NASCAR's red flag rule keeps changing

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NASCAR once again rolled out its infinitely variable red flag rule at Watkins Glen a couple of weeks ago. Imagine the screams from teams and fans if the NFL decided to allow the two-minute warning to be anywhere from five minutes to ten seconds long, the length to be decided late in the game by an official to make the finish more interesting.

Of course, NASCAR officials ignored a badly jumped start by Tony Stewart on the final restart, allowing him to redeem himself for his antisocial behavior at Indy the week before. His second-place finish at Michigan last week also proved that he has put the incident behind him. However, Stewart has a traveling anger management counselor who will be at every race with him for the rest of the season, just in case.

It looks like Stewart and teammate Bobby Labonte will be in Pontiacs for the rest of the season, even though Joe Gibbs Racing had considered running the 2002 Chevy Monte Carlo in a few of the remaining races this year. However, initial testing indicated that spending the half-million or so dollars to get the Chevy competitive wouldn't buy much of a performance advantage over the Pontiac. It wouldn't have helped much for next season anyway, as all the Chevy teams will be dealing with a new body style for 2003. The new Monte has not yet been approved by NASCAR, and it looks like that approval will coincide with a new rule requiring standardized body locations for all makes.

Currently there is no restriction on how far forward or back a Cup car's body can be located, and teams move bodies forward on superspeedways to reduce drag and backwards on shorter tracks. With the new rule, the body measurement will have to be the same for all tracks, plus or minus a small tolerance.

Although Pontiac has lost the Gibbs team, the manufacturer has picked up Call Wells' PPI Motorsports team, which is switching from Ford. The Ford folks, who thought they had a handshake deal with Wells for 2003, are a bit miffed. So miffed, in fact, that they put together a deal to keep Ricky Rudd in the Ford fold, telling the Wood Brothers to do whatever it took to get Rudd on board. After all the rumors of Ricky's departure from Robert Yates to Ganassi Racing, the announcement came as a shock to everyone.

Apparently the deal was put together in about 12 hours, and the end result is that Rudd and Eliott Sadler will switch seats for 2003. Motorcraft will sponsor Rudd's car next season with Sadler getting Mars candy sponsorship. Ganassi reportedly also has the Havoline sponsorship package, worth 11 to 12 million dollars, in his pocket. A third Ganassi entry with that level of sponsorship is sure to draw interest from any number of drivers. Silly season is far from over.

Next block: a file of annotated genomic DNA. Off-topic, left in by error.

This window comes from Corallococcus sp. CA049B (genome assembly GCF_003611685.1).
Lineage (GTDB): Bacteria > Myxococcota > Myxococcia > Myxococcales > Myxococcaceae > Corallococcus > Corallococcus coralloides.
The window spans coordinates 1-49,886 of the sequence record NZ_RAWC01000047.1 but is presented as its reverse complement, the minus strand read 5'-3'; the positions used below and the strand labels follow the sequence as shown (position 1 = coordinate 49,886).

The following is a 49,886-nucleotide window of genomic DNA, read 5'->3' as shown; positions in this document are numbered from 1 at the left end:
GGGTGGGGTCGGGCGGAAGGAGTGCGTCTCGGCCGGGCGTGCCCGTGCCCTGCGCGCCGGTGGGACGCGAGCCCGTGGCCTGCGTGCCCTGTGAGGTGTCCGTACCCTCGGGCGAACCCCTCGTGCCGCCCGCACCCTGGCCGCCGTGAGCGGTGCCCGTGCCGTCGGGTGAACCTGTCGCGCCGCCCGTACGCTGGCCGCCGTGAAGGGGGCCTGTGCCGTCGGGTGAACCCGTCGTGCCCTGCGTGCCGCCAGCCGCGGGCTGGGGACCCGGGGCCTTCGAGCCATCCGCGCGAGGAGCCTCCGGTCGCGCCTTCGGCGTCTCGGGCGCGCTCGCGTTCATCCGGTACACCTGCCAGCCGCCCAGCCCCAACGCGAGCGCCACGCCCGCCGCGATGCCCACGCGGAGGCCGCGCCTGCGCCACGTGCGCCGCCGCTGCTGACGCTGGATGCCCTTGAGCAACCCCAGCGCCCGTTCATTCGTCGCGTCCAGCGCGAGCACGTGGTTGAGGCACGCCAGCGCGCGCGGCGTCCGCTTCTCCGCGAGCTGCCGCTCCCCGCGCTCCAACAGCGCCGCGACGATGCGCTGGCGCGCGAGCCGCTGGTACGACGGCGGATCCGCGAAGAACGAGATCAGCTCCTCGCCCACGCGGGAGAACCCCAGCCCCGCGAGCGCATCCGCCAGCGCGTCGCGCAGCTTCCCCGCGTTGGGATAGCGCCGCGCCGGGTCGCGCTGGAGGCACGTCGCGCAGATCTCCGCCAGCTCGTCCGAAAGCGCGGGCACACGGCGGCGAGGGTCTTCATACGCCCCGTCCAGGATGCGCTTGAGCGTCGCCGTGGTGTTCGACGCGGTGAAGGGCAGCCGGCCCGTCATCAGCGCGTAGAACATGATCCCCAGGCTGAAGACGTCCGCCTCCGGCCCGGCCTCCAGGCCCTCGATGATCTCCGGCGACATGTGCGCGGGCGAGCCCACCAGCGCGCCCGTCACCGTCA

Hey, Little E fans! How would you like to have your hero's own driving suit? has a "Suit up and Win" sweepstakes going on at their website, with Dale Earnhardt Jr.'s autographed uniform, valued at $3,500, as the grand prize. Log on to to enter. The contest is open to U.S. residents age 13 and over, and the winner will be chosen in early December.

Rockingham Speedway in England will again host the CART circus on Sept. 14. This year there will be a twist as an all-British team is expected to compete. Dubbed "Team St. George," the group will run an updated 2001 ex-Dale Coyne Racing Lola, with crew provided by British car builder Ray Mallock. Ex-Formula 1 and CART stars Johnny Herbert and Mark Blundell are on the short list to get the ride, but some promising youngsters, including test driver Darren Manning from the BAR Formula 1 team are also being seriously considered. Said Manning, "I'm not worried about lack of track time. After all, it's only a 20-second lap."

Locally, Champion Speedway has a big night of racing planned for the Labor Day weekend. Traveler's RV is the sponsor for the races on Saturday, Aug. 31. Four divisions (Late Models, Sportsmen, Hobby Stocks, and Legends) will each run a 50-lap main.

Roger Diez is the Nevada Appeal motorsports columnist


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